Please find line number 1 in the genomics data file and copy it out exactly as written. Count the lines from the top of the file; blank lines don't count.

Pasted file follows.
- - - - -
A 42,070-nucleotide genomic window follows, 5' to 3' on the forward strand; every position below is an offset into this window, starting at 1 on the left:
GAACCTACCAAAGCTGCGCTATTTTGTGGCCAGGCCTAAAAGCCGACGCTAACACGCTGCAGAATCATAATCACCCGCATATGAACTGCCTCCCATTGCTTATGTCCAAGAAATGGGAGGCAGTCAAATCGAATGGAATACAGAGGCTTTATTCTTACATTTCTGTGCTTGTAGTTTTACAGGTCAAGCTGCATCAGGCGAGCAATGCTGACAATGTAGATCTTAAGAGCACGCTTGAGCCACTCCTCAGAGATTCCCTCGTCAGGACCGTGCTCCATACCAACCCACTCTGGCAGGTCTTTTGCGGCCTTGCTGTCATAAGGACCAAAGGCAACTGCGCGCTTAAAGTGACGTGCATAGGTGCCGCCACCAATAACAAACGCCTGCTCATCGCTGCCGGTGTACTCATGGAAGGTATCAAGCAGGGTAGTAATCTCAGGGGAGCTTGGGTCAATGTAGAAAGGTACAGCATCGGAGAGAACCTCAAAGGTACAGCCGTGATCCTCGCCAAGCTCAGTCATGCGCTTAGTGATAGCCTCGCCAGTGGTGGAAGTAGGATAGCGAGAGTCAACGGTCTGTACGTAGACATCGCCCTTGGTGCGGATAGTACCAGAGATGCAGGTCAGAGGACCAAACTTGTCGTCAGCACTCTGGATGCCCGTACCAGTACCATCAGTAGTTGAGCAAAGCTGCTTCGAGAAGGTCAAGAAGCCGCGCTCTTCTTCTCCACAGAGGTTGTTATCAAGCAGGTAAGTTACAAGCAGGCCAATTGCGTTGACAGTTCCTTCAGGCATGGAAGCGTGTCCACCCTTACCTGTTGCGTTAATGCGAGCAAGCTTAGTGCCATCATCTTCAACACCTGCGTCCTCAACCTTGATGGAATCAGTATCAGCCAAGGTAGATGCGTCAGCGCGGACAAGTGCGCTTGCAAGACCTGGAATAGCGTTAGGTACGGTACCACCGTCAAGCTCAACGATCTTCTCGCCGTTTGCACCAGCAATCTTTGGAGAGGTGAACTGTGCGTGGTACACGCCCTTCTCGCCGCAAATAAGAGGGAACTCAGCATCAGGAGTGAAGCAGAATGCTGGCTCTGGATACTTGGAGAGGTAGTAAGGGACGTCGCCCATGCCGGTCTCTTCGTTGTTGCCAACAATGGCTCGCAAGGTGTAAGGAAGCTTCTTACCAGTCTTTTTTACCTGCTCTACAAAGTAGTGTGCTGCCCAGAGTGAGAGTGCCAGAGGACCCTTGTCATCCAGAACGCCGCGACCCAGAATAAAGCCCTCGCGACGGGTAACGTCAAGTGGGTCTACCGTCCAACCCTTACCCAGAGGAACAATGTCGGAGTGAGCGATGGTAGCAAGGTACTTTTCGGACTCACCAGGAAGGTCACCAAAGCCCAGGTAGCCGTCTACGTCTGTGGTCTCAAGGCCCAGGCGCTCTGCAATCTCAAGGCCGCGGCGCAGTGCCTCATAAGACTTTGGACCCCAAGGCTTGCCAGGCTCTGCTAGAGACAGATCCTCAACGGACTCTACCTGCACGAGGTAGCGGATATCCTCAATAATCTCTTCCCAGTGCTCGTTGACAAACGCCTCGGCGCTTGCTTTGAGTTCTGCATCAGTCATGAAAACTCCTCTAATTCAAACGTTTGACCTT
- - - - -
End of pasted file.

A 42,070-nucleotide genomic window follows, 5' to 3' on the forward strand; every position below is an offset into this window, starting at 1 on the left: